Race, Policing, and Technology

Privacy and Security and Artificial Intelligence

Article Snapshot

Author(s)

Bennett Capers

Source

North Carolina Law Review, Vol. 95, pp. 1241-1292, 2017

Summary

The Supreme Court has failed to address problems such as police violence, racial profiling, and underenforcement. Use of surveillance technology, facial recognition, and big data can deracialize criminal justice.

Policy Relevance

Use of technology in policing can create a society where all are equal before the law.

Main Points

  • Police violence against black and brown individuals has become national news, but such violence is not new or surprising to members of communities of color.
     
  • The state fails to provide some communities with equal protection from crime, the problem of underenforcement.
     
    • Prosecutors are less likely to seek the death penalty when the victim is a minority.
       
    • Black victims of rape are undervalued, with the perpetrators receiving lesser sentences.
       
  • Racial profiling is pervasive in pedestrian and traffic stops; a far higher percentage of the black or Hispanic population is forcibly stopped than the white population.
     
    • In New York City, 21.1 percent of the black population was subjected to pedestrian stop and frisk procedures, compared with 2.6 percent of whites.
       
    • In San Francisco, black drivers were stopped 24 percent more often than one would expect, given their population.
       
    • The error rate in stop-and-frisk searches is high, as for every twenty stopped, nineteen were not engaged in criminal activity.
       
  • The Supreme Court facilitates unequal policing; in Terry v. Ohio, the Court approved police detention of two African-American men, despite a lack of probable cause to believe they had committed a crime.
     
  • The Supreme Court has ruled that police do not need probable cause or even reasonable suspicion to question an individual, if a reasonable person would feel "free to leave;" the brunt of these unregulated stops is borne by racial minorities.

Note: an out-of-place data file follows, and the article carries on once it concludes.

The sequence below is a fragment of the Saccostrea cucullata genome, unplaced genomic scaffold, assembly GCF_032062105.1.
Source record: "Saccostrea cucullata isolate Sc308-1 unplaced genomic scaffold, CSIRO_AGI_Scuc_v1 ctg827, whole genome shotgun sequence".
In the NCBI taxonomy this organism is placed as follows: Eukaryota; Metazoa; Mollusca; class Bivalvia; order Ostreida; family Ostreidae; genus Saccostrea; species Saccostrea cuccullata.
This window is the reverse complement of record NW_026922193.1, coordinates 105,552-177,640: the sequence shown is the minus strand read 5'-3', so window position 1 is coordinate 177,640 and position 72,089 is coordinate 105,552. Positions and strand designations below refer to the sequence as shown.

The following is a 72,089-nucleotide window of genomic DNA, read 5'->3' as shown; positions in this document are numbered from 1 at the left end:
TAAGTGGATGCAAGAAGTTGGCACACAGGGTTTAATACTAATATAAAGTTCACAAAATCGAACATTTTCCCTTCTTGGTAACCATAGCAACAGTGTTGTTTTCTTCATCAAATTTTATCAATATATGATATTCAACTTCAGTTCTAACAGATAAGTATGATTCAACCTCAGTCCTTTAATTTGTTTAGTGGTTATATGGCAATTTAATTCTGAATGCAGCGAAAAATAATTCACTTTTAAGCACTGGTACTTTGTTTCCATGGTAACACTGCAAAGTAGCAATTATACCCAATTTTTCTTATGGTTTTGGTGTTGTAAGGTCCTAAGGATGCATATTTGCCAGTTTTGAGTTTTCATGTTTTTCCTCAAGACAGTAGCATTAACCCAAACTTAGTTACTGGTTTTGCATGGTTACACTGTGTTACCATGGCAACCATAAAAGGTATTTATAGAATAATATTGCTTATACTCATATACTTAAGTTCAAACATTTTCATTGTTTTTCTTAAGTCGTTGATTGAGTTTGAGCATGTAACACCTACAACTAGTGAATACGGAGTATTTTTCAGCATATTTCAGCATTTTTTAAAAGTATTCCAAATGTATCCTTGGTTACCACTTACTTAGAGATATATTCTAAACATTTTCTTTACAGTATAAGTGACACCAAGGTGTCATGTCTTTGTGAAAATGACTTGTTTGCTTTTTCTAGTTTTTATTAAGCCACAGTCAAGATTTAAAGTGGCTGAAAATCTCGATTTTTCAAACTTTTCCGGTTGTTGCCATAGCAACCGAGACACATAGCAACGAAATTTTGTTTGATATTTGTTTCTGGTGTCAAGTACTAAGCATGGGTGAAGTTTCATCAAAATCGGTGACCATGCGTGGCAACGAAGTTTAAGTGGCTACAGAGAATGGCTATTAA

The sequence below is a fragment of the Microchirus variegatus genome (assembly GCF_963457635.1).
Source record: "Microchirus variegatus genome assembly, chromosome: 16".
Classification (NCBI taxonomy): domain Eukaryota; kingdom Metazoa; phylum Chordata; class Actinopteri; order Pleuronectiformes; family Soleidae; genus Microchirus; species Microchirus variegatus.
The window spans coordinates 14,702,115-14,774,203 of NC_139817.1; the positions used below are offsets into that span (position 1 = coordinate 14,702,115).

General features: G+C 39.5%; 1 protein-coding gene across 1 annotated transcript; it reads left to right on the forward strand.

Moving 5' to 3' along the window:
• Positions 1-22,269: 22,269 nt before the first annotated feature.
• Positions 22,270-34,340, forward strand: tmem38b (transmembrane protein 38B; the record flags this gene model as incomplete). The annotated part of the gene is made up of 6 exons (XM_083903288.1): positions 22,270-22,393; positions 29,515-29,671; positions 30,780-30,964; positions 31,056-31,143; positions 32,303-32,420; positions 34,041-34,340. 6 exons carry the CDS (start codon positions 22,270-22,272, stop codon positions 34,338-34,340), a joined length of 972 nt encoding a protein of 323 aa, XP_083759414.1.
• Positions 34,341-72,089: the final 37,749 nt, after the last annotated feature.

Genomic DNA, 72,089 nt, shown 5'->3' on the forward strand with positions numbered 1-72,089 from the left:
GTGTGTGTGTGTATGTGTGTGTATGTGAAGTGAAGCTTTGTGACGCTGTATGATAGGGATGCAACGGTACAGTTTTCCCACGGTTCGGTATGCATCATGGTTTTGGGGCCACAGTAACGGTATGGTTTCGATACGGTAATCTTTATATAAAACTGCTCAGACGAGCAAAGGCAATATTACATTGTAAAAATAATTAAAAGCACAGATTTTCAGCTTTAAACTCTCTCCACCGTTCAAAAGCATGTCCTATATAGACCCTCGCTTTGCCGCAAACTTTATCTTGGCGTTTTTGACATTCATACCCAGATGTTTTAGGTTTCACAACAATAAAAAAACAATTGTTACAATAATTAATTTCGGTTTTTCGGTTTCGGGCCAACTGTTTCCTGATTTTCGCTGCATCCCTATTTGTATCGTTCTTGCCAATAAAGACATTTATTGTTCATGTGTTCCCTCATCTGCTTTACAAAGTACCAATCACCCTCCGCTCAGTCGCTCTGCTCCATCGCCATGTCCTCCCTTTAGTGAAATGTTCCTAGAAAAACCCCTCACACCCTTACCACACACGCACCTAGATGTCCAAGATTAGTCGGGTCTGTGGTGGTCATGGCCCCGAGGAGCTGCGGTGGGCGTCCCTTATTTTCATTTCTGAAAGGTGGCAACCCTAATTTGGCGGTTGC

• Technology can deracialize policing, as technology does not have implicit bias or suffer from unconscious racism, and stops would turn on actual reasonable suspicion of criminality, rather than the proxy of race; useful technologies include:
     
    • More public surveillance cameras.
       
    • Facial recognition systems that match faces to drivers’ license and social media photos.
       
    • Access to big data.
       
    • Terahertz scanners that reveal concealed weapons.
       
  • Scanners and cameras can reveal police use of excessive force and educate judges about how the Fourth Amendment is really being applied; everyone would be subject to some soft surveillance, but no one would be singled out because of race.
     
  • The enjoyment of privacy has been unequal, and should be redistributed; equalizing privacy would counter cynicism about the law.
     
    • Those who believe the legal system is fair are more likely to comply with the law.
       
    • Technology can also better distribute privacy between citizens and the police.
       

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